Venetia Stanley

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Portrait of Venetia, Lady Digby by Sir Anthony van Dyck.

Venetia Anastasia Digby (née Stanley) (December 1600 – 1 May 1633) was a celebrated beauty of the Stuart period and a prominent courtier who died a mysterious death. She was a granddaughter of Henry Percy, 8th Earl of Northumberland and the wife of Kenelm Digby.


Venetia Anastasia Stanley was the third daughter of Sir Edward Stanley (died 1632), of Tong Castle, Shropshire, a baronet (and grandson of Edward Stanley, 3rd Earl of Derby),[1] and Lucy Percy (daughter and co-heiress of the Earl of Northumberland who had been imprisoned for treason for his part in a Catholic plot against Elizabeth I). According to The Oxford Dictionary of English Christian Names, "Venetia" is most likely a Latinization of "Gwyneth," and the name was popularized by Venetia Stanley.

A celebrated beauty, Venetia moved to London alone in her early teens and had garnered a licentious reputation well before her twentieth birthday. Rumour noted later by the curious antiquary John Aubrey had it that she was the "concubine" of Richard Sackville, Earl of Dorset (died 1624), who had children by her and settled upon her an annuity of £500 per annum.[2] Circa 1625, she eventually married the celebrated scientist and adventurer Kenelm Digby, who, when the earl or his heir withheld Venetia's annuity, sued for it, according to John Aubrey, and won. Sir Kenelm wrote a "private memoir" of their courtship which is one of the major sources of information about her. It uses pseudonyms, Theagenes and Stelliana, and appears to have been revised throughout Digby's life. "This lady carried herself blamelessly," Aubrey note, "yet (they say) he was jealous of her".

A reason for the secrecy of the marriage is supposed to have been potential disapproval by both their parents and a fear that Venetia's father might leave her out of his will. In truth, the secrecy of their marriage for its first few years probably contributed to her reputation and the fact that some sources, following John Aubrey,[3] still inaccurately refer to her as a "courtesan." Several books put forth the notion that Digby's mother objected to Venetia because of her supposed poverty, but through her mother's family, Venetia had a much larger personal fortune than her husband. It is more likely that Mary Digby, a devout Catholic, either had another woman in mind for her son or was horrified by Venetia's reputation. According to John Aubrey's memoranda, Digby is supposed to have replied to concerns over Venetia's virtue with the comment that "A handsome lusty man that was discreet might make a virtuous wife out of a brothel-house."

During their marriage, Venetia was also a devout Catholic. According to her husband, who insisted that she conducted herself "blamelessly" throughout their marriage, she heard Mass daily and prayed for at least several hours a day. She also joined a lay Franciscan group and visited the poor in London. She founded her charity work through a gambling habit, with unusually good luck at the card table and a scheme to save up her profits. She had four sons (Kenelm, John, George, and Edward), one of whom died in infancy. She was painted at least three times by Van Dyck in the 1630s: a family portrait, an allegorical portrait as Prudence, and a deathbed portrait.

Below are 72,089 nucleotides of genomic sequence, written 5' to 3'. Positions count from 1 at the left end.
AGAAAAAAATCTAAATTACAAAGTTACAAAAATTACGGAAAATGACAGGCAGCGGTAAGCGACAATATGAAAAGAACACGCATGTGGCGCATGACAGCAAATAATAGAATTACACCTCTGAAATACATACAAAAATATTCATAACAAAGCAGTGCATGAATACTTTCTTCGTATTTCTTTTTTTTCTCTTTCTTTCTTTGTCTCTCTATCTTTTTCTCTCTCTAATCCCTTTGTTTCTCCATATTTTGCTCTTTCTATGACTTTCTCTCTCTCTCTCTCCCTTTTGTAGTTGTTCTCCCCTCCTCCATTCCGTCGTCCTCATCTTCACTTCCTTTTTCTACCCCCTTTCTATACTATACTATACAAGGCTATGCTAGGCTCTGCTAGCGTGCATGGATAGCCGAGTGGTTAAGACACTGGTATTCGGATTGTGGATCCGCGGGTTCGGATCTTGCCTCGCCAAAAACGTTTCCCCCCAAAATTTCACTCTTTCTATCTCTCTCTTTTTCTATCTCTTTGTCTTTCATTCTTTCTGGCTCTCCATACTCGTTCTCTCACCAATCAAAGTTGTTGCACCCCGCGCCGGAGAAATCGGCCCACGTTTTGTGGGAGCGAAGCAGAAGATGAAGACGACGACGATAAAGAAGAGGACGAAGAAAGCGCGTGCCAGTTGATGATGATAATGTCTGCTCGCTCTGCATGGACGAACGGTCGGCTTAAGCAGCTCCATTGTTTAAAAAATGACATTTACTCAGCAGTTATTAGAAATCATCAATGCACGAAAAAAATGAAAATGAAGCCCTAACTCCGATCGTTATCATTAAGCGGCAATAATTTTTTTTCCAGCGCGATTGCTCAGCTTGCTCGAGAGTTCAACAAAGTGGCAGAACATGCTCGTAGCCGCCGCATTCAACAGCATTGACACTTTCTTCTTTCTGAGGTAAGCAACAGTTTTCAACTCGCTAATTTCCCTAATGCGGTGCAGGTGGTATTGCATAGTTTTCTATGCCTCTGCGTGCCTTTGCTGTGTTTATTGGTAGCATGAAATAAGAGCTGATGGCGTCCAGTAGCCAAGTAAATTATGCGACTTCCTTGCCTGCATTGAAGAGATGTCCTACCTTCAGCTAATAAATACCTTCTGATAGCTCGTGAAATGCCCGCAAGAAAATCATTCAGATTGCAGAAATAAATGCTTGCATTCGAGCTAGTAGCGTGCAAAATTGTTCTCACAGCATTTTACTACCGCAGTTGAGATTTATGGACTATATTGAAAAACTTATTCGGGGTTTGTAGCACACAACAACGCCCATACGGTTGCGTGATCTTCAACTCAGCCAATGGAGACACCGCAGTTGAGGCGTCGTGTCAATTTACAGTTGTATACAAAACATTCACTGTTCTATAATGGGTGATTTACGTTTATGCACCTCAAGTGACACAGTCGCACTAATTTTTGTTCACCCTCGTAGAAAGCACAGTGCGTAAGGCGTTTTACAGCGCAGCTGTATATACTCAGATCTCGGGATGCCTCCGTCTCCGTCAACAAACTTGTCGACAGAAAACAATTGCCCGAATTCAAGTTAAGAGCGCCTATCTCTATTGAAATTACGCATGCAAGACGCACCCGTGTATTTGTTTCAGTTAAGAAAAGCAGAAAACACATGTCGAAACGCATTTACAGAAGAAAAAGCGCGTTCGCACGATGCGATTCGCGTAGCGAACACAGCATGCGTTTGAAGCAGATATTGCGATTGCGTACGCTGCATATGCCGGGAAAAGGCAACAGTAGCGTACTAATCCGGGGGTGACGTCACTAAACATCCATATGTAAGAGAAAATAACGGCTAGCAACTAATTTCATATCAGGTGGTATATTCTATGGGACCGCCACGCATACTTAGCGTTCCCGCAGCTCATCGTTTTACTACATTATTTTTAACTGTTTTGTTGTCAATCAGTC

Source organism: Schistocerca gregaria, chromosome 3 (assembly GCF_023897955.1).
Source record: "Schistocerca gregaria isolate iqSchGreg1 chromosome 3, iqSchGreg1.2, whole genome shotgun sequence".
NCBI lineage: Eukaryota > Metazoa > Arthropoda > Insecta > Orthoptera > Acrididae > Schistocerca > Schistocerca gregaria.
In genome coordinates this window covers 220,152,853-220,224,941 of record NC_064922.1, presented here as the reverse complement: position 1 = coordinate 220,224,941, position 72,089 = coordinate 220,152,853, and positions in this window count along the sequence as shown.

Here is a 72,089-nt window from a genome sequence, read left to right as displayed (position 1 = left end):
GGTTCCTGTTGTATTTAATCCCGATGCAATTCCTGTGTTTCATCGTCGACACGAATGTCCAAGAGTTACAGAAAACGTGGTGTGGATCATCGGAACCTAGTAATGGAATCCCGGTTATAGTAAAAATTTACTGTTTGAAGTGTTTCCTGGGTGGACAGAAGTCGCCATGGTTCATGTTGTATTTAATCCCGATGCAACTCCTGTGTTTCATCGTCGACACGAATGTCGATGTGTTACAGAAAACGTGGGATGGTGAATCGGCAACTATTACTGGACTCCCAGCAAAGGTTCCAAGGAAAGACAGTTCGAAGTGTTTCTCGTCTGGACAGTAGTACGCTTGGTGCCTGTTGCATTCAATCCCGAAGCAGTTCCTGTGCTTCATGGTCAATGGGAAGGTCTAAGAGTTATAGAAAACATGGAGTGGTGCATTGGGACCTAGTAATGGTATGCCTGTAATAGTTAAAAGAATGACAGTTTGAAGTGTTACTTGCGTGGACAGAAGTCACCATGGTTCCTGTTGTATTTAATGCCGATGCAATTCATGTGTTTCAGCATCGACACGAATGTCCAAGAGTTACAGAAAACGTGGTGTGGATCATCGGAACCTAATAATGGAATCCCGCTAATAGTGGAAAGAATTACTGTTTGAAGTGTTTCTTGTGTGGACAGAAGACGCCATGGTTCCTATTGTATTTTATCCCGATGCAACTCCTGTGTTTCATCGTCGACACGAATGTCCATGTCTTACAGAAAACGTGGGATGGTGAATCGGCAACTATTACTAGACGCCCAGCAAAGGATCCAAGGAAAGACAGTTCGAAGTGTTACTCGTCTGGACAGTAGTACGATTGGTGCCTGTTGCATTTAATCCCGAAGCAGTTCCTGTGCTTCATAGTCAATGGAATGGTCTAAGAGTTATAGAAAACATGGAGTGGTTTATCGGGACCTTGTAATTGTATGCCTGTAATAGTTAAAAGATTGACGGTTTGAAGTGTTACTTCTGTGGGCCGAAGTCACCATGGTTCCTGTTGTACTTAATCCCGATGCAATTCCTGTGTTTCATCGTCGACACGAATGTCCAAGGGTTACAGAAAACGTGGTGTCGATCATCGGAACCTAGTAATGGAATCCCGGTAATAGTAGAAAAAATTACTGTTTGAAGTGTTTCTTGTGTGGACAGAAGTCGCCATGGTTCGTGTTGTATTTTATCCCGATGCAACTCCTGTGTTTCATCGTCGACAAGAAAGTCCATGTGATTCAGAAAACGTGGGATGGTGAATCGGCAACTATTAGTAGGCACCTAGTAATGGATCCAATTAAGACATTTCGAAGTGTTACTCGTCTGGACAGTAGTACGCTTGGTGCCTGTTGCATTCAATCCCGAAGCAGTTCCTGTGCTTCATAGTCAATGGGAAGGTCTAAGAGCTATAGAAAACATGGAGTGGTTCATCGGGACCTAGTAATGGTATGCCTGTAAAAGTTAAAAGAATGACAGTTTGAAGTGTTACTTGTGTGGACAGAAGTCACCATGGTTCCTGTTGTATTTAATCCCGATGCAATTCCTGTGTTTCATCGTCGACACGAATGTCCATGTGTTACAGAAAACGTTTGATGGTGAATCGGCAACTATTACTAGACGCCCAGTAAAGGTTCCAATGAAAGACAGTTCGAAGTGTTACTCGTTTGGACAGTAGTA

Mysterious death[edit]

Henri Toutin, posthumous enamel miniature, 1637

The last time Venetia was painted was in May 1633. She went to bed as usual on the night of 30 April, but never woke the next morning. Digby had been up late, and had chosen to sleep in another room so as not to wake her. When her maid tried to wake Venetia on the morning of 1 May for her customary morning ride, she found Venetia dead in the same position in which she had left her the night before.

Venetia's death was a major tragedy for Digby, probably the single most defining event of his life. Although he had not been faithful and would fall in love again, it was a definite dividing line between two phases: the one in which he was a bright young courtier jockeying for position, and the one in which he was a melancholy scientist and Catholic apologist. Within two days, he had plaster casts made of her head, hands, and feet, and had Van Dyck, a good friend, paint Venetia on her deathbed. There was an elaborate evening funeral at Christchurch, Newgate, in London, and a spectacular monument.

There were also suspicions. Autopsies were rare at the time, but an autopsy was performed before Venetia was buried, in an attempt to determine the cause of death. Digby reported that she had always been healthy, but had suffered occasional headaches through the previous eight years, for which she took "viper-wine" (which could have been one of several concoctions involving vipers or their venom in wine, and which in any case is not likely to have been toxic through ingestion). "When her skull was opened, they found but very little brain," is the autopsy quote, and the probable cause of death was believed to have been some form of cerebral haemorrhage. However, what it is known of her symptoms does not line up with that diagnosis, so it is likely that her death will always be a mystery.